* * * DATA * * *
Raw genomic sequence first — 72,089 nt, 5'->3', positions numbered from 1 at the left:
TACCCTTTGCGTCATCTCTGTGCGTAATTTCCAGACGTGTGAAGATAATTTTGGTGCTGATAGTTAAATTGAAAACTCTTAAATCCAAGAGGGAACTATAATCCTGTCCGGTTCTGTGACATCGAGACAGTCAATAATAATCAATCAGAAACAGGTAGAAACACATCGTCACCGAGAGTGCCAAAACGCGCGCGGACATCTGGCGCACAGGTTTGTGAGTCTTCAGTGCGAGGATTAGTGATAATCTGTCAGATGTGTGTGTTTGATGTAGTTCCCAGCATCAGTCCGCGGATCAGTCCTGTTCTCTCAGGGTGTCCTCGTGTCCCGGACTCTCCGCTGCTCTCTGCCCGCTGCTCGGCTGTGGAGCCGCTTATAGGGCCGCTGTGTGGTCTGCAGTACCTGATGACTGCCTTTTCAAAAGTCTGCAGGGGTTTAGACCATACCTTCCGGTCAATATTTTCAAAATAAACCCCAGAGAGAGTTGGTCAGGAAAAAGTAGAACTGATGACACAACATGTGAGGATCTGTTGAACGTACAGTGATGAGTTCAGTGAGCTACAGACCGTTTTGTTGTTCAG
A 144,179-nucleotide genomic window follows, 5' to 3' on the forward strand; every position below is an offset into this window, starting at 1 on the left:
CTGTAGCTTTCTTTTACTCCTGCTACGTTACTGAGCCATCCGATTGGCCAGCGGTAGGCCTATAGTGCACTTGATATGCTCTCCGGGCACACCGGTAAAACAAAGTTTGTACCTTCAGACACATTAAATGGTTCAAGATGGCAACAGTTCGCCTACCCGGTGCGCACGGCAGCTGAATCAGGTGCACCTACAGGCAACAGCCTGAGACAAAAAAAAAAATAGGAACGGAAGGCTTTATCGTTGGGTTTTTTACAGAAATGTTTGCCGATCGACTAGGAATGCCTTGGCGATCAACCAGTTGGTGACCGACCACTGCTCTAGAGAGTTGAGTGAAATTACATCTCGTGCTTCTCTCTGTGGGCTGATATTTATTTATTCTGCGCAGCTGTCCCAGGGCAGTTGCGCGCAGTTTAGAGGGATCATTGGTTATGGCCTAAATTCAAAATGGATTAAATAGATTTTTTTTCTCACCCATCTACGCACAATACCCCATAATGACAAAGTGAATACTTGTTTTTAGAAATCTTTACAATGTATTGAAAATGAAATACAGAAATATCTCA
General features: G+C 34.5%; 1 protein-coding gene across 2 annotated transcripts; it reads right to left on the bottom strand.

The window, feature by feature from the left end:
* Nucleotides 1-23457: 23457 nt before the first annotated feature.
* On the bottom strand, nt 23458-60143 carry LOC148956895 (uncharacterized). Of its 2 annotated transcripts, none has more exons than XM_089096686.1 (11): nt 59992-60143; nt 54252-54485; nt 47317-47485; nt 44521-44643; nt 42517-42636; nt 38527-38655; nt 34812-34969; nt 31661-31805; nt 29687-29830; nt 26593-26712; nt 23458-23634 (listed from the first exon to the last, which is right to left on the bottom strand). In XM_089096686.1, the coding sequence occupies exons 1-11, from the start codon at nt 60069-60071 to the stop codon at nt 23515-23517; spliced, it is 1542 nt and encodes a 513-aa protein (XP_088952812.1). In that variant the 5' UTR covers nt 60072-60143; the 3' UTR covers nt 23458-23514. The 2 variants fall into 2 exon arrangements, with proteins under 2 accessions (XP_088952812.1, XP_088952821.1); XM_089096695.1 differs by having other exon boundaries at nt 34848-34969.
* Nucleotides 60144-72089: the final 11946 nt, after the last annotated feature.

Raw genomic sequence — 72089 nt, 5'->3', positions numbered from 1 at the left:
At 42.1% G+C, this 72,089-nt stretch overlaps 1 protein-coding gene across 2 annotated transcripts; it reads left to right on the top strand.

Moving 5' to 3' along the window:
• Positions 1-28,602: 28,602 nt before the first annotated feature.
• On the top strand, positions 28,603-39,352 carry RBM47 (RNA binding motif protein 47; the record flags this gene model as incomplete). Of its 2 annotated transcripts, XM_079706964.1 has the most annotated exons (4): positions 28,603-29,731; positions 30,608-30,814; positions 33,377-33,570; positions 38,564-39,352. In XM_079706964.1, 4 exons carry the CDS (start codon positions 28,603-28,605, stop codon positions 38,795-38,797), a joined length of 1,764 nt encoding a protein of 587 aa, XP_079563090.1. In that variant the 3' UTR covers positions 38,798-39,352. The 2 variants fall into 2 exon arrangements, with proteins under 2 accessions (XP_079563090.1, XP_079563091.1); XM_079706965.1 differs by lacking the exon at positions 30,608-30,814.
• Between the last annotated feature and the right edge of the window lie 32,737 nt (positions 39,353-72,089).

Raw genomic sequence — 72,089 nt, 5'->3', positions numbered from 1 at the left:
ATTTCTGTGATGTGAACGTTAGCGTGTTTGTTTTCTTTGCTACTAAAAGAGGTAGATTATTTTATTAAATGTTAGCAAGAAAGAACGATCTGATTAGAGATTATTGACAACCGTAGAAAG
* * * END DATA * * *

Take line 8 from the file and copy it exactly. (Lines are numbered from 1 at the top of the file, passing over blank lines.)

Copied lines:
* On the bottom strand, nt 23458-60143 carry LOC148956895 (uncharacterized). Of its 2 annotated transcripts, none has more exons than XM_089096686.1 (11): nt 59992-60143; nt 54252-54485; nt 47317-47485; nt 44521-44643; nt 42517-42636; nt 38527-38655; nt 34812-34969; nt 31661-31805; nt 29687-29830; nt 26593-26712; nt 23458-23634 (listed from the first exon to the last, which is right to left on the bottom strand). In XM_089096686.1, the coding sequence occupies exons 1-11, from the start codon at nt 60069-60071 to the stop codon at nt 23515-23517; spliced, it is 1542 nt and encodes a 513-aa protein (XP_088952812.1). In that variant the 5' UTR covers nt 60072-60143; the 3' UTR covers nt 23458-23514. The 2 variants fall into 2 exon arrangements, with proteins under 2 accessions (XP_088952812.1, XP_088952821.1); XM_089096695.1 differs by having other exon boundaries at nt 34848-34969.